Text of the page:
# Prove that $f(x)=cx+d$

Let $f$ be a continuous function defined on the interval $[0,1]$, such that for each $x \in (0,1)$ there is an $h$ satisfying $0\le x-h \lt x+h\le1$ and $$f(x)=\frac {f(x+h)+f(x-h)}2.$$

Prove that $f(x)=cx+d$ for some choice of real numbrs $c$ and $d$.

• Consider $g(x) = f(x) - f(0) - \bigl(f(1) - f(0)\bigr)\cdot x$. Then $g$ has the same property, and $g(0) = g(1) = 0$. Show that $g\equiv 0$. – Daniel Fischer Aug 14 '15 at 14:29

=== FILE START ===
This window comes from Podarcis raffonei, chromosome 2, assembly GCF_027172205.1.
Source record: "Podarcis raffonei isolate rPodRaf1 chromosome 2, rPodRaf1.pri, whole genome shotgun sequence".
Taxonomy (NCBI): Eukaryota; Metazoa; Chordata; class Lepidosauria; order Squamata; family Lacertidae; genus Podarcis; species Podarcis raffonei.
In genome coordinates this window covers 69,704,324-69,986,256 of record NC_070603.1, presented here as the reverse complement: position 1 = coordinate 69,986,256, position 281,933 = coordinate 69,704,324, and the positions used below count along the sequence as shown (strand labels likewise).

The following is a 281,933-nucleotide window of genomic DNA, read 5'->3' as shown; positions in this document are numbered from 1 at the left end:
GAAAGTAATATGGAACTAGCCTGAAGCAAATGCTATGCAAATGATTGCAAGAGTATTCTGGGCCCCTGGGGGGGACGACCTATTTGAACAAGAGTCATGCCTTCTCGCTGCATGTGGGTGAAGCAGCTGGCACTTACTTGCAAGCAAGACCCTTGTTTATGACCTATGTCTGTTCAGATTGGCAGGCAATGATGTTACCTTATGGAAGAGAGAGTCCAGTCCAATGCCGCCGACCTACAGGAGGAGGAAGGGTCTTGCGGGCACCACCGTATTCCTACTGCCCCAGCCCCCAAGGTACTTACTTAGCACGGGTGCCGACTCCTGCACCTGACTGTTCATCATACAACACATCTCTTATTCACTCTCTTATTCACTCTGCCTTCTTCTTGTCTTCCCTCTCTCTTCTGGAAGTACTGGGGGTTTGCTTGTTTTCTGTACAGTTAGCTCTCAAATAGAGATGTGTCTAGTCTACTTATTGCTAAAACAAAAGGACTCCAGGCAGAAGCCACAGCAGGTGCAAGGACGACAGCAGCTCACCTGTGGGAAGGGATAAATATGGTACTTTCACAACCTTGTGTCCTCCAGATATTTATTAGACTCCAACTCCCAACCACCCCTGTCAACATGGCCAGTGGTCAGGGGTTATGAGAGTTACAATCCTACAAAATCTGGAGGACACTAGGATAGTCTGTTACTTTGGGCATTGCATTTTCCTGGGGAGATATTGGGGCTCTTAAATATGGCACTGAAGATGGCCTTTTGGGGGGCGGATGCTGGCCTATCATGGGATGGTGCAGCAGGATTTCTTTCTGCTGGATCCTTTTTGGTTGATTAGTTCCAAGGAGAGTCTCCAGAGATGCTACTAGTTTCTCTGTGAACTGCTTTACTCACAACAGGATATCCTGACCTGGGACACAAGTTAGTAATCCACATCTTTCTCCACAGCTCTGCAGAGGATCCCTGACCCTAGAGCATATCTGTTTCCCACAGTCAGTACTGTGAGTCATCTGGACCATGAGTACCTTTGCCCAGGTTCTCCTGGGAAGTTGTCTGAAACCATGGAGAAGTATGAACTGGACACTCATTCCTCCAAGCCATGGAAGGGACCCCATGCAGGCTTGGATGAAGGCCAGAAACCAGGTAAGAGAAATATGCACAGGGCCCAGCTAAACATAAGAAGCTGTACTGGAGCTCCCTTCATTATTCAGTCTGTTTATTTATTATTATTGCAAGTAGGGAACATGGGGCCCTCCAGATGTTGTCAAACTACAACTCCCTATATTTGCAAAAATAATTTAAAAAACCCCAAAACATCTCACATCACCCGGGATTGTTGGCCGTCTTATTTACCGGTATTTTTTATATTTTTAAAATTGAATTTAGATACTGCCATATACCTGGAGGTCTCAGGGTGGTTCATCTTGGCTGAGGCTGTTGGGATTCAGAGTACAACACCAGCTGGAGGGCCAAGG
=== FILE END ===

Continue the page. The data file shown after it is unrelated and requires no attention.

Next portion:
Because of $$f(x) = f\left(\frac{(x+h) + (x-h)}{2}\right) = \frac{f(x+h)+f(x-h)}{2}$$ the function is neither strictly convex nor strictly concave, so it has to be linear :)